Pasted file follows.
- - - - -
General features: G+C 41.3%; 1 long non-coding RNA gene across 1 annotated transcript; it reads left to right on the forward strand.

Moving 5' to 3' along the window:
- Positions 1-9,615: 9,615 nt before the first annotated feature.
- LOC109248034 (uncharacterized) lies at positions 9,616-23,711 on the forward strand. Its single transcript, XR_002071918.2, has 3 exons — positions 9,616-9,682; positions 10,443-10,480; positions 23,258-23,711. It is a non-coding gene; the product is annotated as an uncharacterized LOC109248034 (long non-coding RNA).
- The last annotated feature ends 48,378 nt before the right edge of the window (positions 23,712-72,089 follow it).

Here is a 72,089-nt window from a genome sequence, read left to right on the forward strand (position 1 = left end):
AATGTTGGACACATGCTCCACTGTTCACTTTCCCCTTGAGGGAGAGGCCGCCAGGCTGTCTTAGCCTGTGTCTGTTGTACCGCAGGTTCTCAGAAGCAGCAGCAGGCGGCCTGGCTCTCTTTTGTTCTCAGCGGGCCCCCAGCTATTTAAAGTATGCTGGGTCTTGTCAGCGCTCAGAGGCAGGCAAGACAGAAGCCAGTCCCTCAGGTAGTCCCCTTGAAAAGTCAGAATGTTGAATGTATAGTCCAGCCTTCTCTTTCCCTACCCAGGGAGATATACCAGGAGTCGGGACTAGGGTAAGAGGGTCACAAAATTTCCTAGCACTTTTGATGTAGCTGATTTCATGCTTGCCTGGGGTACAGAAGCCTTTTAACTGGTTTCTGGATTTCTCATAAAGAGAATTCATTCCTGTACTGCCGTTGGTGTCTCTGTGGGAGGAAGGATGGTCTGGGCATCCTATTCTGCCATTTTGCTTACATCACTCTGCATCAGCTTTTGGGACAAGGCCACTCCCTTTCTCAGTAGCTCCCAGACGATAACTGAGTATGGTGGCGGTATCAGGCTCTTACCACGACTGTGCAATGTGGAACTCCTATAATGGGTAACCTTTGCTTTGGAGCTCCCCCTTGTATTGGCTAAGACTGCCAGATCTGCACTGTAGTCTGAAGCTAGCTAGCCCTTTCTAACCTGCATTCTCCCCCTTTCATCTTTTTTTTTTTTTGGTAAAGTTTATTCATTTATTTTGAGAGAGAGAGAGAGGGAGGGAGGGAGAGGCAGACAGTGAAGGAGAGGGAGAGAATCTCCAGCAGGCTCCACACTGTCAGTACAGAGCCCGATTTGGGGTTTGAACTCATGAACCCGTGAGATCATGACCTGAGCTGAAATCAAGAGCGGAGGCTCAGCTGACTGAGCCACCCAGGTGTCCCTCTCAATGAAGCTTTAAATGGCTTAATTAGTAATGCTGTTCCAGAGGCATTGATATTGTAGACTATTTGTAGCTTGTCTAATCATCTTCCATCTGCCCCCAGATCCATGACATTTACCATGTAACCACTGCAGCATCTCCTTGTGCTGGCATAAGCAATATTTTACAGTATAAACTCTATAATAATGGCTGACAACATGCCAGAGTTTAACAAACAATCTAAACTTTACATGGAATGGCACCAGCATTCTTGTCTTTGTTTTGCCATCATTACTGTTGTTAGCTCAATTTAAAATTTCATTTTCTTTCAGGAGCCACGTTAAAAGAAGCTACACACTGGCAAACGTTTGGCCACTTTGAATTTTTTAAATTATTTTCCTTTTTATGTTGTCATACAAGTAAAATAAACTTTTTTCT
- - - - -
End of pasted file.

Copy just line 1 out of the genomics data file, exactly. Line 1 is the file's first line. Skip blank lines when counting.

General features: G+C 41.3%; 1 long non-coding RNA gene across 1 annotated transcript; it reads left to right on the forward strand.